For Recruiters
Academically, you're amazing, but banks still don't like you. Why?

Why banks reject you, even with top grades

So you want to work for an investment bank when you graduate? You're not alone. Tens of thousands of graduates apply to the major investment banks every year. At big banks, the acceptance rate is less than 3%. With starting salaries around $100k and packages of $180k when bonuses are added in, it’s not hard to see why.

In such a competitive market, it pays to be well-prepared. And that doesn't just mean getting the best grades.

As you may have already discovered to your detriment, banks will reject you even if your grades are exceptional. Yes, they want a top degree from a top school, but this isn't all they want. If you're relying on academic excellence to carry you, you'll come unstuck.

This is why banks will reject you, even when you've jumped through all the hoops at school.

1. You've got good academics, but you're being modest. 

Banks are looking for a top degree (in the UK that means a 1st or a minimum of a 2:1), ideally in a relevant subject that demonstrates your financial literacy. If that’s you, don’t hide it. You need to state it clearly and simply in the profile at the top of your résumé.

This is not the time to be coy about name-dropping, either. Banks love good schools and universities, particularly Oxbridge and the Ivy League. They like the high education standards, and they love the networks these schools nurture. If you went to a top university, make sure you highlight it in your profile.

2. Not enough of the extras

Once banks have culled everyone who doesn't meet their standards academically, all the candidates in the pool will be academically excellent. Your top grades will be noting special. This means you need to ensure you stand out with extra achievements, academic, extracurricular, professional or otherwise. Don't be shy of including prizes, particularly high grades and relevant projects. Include details of all relevant work experience and internships.

3. The wrong key-words

Your CV needs to get past the Applicant Tracking Systems (ATS) algorithms. If your resume doesn’t contain the right keywords for your chosen position, you’ll struggle to get on shortlists. Research the area and find the most relevant phrases.

It really pays to know which sector of investment banking you are targeting. Are you interested in equity trading, or is M&A your area? Do you know the difference between front office and back office roles? To secure a role in your target area, you need to show you have a comprehensive understanding of the investment banking environment.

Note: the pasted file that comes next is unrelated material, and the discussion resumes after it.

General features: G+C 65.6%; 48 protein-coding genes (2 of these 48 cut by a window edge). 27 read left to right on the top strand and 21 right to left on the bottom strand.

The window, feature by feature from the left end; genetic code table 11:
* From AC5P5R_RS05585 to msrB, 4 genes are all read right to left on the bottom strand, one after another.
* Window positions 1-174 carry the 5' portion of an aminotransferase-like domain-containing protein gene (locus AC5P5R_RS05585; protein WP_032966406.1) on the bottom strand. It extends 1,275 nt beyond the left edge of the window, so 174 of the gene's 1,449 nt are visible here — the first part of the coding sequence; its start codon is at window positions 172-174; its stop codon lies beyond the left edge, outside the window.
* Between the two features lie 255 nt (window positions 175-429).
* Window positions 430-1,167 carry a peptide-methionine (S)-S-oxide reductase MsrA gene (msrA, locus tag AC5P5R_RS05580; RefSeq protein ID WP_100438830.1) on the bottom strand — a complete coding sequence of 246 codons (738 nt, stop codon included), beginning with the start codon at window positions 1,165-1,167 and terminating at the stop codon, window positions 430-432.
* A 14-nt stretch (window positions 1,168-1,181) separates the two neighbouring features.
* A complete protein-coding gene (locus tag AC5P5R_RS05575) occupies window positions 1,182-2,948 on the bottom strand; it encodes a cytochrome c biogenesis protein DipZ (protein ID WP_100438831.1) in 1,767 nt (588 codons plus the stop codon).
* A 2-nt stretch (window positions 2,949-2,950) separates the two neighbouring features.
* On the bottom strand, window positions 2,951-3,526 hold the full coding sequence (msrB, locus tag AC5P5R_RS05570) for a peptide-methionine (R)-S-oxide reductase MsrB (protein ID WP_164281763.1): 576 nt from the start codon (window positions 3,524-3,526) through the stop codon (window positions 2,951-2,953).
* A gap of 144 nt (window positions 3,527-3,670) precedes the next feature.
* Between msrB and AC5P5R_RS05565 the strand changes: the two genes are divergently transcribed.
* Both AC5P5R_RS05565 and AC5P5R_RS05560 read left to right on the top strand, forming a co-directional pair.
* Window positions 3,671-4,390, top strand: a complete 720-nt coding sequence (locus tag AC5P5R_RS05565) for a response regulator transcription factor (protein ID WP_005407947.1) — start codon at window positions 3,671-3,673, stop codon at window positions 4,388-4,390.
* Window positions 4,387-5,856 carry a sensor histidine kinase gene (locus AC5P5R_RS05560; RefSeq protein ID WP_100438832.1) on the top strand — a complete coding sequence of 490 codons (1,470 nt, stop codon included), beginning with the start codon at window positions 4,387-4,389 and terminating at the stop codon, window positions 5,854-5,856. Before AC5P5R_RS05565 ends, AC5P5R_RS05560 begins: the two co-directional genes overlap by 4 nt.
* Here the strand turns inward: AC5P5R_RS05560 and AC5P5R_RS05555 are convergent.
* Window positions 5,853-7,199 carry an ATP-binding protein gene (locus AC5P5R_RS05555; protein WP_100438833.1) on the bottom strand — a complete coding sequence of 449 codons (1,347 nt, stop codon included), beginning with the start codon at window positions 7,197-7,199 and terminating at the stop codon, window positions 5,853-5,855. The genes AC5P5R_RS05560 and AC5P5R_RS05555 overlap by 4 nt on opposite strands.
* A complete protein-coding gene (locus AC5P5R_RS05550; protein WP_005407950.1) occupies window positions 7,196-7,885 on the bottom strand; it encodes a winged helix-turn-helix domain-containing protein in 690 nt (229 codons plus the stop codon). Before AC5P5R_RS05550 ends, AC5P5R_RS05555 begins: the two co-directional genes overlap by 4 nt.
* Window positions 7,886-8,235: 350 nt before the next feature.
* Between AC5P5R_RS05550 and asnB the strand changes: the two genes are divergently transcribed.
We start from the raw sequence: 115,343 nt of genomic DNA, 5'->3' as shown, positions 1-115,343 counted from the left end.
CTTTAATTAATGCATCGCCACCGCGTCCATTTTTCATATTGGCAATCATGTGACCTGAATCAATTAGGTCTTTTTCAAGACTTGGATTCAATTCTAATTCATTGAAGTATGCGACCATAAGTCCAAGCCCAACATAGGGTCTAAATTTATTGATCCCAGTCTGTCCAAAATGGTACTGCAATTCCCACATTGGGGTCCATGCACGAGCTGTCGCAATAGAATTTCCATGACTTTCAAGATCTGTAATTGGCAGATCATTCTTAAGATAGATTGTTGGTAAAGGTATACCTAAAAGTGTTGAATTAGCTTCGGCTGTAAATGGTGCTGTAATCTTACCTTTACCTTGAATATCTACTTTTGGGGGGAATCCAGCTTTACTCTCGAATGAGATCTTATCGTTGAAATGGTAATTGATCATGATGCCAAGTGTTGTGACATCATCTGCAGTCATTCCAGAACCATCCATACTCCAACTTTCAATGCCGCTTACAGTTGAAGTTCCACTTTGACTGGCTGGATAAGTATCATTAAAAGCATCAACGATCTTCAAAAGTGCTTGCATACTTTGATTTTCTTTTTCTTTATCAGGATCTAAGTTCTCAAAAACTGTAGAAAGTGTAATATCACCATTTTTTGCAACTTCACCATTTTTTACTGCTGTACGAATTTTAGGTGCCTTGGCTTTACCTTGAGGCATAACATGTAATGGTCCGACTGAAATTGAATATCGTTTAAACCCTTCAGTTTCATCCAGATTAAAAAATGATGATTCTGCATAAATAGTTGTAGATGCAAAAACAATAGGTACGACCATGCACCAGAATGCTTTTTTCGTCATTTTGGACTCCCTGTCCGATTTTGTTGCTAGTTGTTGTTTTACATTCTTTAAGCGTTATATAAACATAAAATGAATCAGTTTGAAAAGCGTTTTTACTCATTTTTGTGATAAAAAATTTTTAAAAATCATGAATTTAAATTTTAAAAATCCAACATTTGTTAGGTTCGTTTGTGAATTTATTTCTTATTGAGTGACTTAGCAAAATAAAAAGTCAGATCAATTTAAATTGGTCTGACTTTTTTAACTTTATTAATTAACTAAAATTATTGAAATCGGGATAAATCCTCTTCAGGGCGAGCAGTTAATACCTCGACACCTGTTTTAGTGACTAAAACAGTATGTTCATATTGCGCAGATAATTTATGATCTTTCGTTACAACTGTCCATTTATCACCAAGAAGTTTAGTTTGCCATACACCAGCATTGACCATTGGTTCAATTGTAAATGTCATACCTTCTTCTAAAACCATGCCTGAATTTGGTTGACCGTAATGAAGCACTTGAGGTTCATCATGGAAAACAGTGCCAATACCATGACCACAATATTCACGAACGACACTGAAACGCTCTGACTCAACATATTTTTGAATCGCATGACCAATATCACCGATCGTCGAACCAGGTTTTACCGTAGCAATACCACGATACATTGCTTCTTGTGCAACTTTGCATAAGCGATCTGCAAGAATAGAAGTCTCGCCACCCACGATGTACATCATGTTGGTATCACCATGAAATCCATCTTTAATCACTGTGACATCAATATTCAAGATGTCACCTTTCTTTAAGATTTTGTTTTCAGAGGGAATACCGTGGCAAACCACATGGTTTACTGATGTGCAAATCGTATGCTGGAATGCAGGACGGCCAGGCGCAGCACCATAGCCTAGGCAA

4. Nothing unique. Nothing special. What’s your differentiator?

What do you have that sets you apart from the competition? Standing out from the crowd in any positive way you can is crucial. Banks are looking for graduates who can demonstrate strong communication, interpersonal and analytical skills. Without a career history, you’ll need to look at your involvement in sports, student societies and voluntary work to find examples of situations where you showed teamwork, leadership, resilience and stamina.

If you can demonstrate a long term, proactive commitment to a career in banking from a relatively early age so much the better. It’s worthwhile mentioning any work placements or shadowing assignments you did during your school or early university years.

5. Waffle, waffle, waffle

Hiring managers are busy, and they are not going to spend time on a CV that reads like a college essay. List bulleted achievements and focus on tangible results. Use powerful active verbs in the simple past tense. This makes your  résumé easy to read and demonstrates your motivation.

Victoria McLean is the founder and CEO of City CV, a London-based CV writing service. She was previously a recruiter at Goldman Sachs and the equities division of Bank of America Merrill Lynch.

Photo by Charles Deluvio on Unsplash

Contact: sbutcher@efinancialcareers.com in the first instance. Whatsapp/Signal/Telegram also available (Telegram: @SarahButcher)

Bear with us if you leave a comment at the bottom of this article: all our comments are moderated by human beings. Sometimes these humans might be asleep, or away from their desks, so it may take a while for your comment to appear. Eventually it will – unless it’s offensive or libelous (in which case it won’t.)

author-card-avatar
AUTHORVictoria McLean Insider Comment
Cancel
  • Pa
    Palomino
    26 November 2021

    GFY.

  • Da
    Dave
    25 November 2021

    Also: too entrepreneurial, too hard to boss about etc

  • Ro
    Rob
    18 September 2017

    A guide to game the HR 'tards...

  • an
    anon
    18 September 2017

    Another two:

    - you're of the wrong gender
    - you're of the wrong race

Apply for jobs

Find thousands of jobs in financial services and technology by signing up to eFinancialCareers today.

Boost your career

Find thousands of job opportunities by signing up to eFinancialCareers today.
Recommended Jobs
Fourier Ltd
Junior Quantitative Researcher
Fourier Ltd
London, United Kingdom
Capstone Investment Advisors (UK) LLP
2023 Investment Graduate Rotation Program
Capstone Investment Advisors (UK) LLP
London, United Kingdom
Anson McCade
Quantitative Researcher - Junior
Anson McCade
London, United Kingdom
Selby Jennings Buyside
NYC Private Equity Associate
Selby Jennings Buyside
New York, United States